‘Self-driving is Hard’?! No Duh, Elon

Article By : Colin Barnden

Everyone else already noticed that automotive traffic defines complexity and that self-driving is a difficult thing to achieve.

An admission that self-driving is hard has now been made by none other than Tesla CEO Elon Musk. “Didn’t expect it to be so hard, but the difficulty is obvious in retrospect,” Musk wrote recently on Twitter, adding “Nothing has more degrees of freedom than reality.”

In light of Musk’s mea culpa, in this piece I return to the subject of complexity theory, illustrate the wonders of complexity science in nature, and highlight some of the challenges complexity poses to the development of self-driving technology using machine learning.

So, let’s forget about tech and turn to a video of something much more interesting: Starlings. I invite you to take a whole five minutes from your schedule to watch this video, if for no other reason than it reminds us of the breathtaking beauty of the world around us. The video is of a flock of starlings in flight, known as a murmuration.

Look carefully and you will observe continuous changes in the path of the murmuration, as well as in both its shape and density. To paraphrase Musk, “Nothing has more degrees of freedom than starlings in flight.” There is no central brain “controlling” the murmuration and the science of what is shown is explained in this blog post.:

Focusing on the birds’ ability to manage uncertainty while also maintaining consensus, they [*Young et al., 2013] discovered that birds accomplish this (with the least effort) when each bird attends to seven neighbors.

Broadly speaking, each starling is following the same “rule of seven” but, as the video demonstrates, that does not result in certainty. Neither does it result in chaos; it results in complexity. Writing in Simply Complexity, author Neil Johnson observes:

Complexity Science can be seen as the study of phenomena which emerge from a collection of interacting objects … which are competing for some kind of limited resource.

Which is a precise description of public roads, especially dense urban environments in rush-hour, and the target market for self-driving developers such as Cruise, Tesla and Waymo. “What do complexity science and starlings have to do with machine learning and self-driving,” you ask? Read on.

Judgment under uncertainty

Common sense tells us we could watch every video of starlings in existence, but the information would not then enable us to make accurate predictions regarding the path of a new murmuration. Our lived experience teaches us the past does not provide certainty of the future.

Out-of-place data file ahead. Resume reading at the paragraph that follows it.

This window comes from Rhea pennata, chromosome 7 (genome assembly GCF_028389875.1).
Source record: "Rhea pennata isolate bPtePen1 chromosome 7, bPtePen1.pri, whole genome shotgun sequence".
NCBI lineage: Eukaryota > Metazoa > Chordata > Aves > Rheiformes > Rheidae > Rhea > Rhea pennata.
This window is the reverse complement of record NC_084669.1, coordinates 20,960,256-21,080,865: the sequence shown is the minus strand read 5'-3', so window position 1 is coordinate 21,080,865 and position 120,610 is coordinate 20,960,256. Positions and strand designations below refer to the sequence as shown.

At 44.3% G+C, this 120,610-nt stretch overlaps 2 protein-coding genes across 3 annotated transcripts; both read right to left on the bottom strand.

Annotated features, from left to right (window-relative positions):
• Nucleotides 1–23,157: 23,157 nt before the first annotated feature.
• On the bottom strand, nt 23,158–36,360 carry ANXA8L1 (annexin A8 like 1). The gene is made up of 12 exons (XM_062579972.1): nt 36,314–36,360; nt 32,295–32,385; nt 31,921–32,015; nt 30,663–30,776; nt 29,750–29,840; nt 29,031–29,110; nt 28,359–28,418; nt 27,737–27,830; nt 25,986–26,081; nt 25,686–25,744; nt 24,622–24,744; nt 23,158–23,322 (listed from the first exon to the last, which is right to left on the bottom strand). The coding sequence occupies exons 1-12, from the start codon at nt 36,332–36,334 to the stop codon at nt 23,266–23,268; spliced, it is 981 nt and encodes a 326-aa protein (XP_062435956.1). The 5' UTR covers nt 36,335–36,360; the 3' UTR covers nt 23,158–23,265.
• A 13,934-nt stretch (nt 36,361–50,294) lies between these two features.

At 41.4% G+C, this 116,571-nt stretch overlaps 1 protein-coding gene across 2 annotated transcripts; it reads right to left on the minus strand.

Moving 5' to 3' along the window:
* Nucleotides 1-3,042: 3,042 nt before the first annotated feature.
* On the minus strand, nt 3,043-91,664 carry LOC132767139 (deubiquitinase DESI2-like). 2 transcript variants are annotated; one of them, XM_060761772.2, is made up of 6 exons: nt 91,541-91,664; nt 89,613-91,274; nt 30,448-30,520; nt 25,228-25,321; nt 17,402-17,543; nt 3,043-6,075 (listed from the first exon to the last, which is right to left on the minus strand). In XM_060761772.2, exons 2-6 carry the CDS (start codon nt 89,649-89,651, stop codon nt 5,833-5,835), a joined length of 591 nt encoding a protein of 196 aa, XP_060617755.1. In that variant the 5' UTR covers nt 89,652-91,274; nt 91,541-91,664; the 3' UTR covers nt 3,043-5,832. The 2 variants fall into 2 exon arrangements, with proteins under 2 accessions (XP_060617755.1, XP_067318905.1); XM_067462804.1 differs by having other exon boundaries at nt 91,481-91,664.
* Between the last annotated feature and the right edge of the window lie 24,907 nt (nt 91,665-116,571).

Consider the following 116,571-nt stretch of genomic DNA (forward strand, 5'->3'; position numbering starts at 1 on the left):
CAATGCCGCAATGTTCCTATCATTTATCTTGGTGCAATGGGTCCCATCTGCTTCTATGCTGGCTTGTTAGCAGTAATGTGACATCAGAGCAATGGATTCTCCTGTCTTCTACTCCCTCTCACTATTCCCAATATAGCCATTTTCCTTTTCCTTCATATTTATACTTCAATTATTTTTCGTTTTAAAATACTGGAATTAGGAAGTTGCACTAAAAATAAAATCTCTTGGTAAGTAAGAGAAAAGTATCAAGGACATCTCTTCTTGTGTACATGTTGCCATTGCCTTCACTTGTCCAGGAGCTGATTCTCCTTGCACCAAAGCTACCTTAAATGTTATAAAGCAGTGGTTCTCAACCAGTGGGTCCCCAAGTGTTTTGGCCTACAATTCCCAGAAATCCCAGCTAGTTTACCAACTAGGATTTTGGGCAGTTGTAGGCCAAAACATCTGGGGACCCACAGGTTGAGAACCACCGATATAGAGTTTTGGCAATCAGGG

Complexity science and starlings therefore inform us of the futility of using brute force road testing to train probabilistic AI for self-driving. Billions of miles of training data, vast arrays of processors and sophisticated sensor suites will not lead to prediction and path-planning algorithms which can reliably navigate the uncertainty inherent in complex road systems, much less with even greater reliability than the judgment shown by an alert and engaged human driver.

While Elon Musk is only just starting to publicly accept the difficulties of self-driving, no one has been more vocal of the challenges to be overcome than Missy Cummings, professor of Electrical and Computer Engineering at Duke University.

In a paper entitled “Rethinking the maturity of artificial intelligence in safety-critical settings,” Cummings explains how human drivers use a combination of both “bottom-up” and “top-down” reasoning to navigate uncertainty, as shown in the figure below.

Tesla’s Autopilot and “Full Self-Driving” software demonstrate moderate skill at controlling the longitudinal and lateral position of a vehicle on a roadway and can follow basic rules of the road, such as stop signs and red lights. However multiple fatal crashes inform us of a fundamental lack of knowledge and the expert judgment necessary to navigate the random events inherent in complex systems such as public roads.

Although competent, machine learned AI is still many years, and possibly many decades, away from the realization of self-driving technology that is demonstrably safer than an alert and engaged human driver. You can hear more about this in the podcast “Why Self-Driving Cars Aren’t Coming Any Time Soon with Dr. Missy Cummings.

Cummings has been making the same points for years. Musk didn’t need a mea culpa, he needed to listen.

* Young GF, Scardovi L, Cavagna A, Giardina I, Leonard NE (2013), Starling Flock Networks Manage Uncertainty in Consensus at Low Cost.

This article was originally published on EE Times.

Colin Barnden is principal analyst at Semicast Research and has over 25 years of experience as an industry analyst. He is considered a world expert on market trends for automotive vision-based driver monitoring systems (DMS). He holds a B.Eng. (Hons) in Electrical & Electronic Engineering from Aston University in England and has covered the automotive electronics market since 1999.

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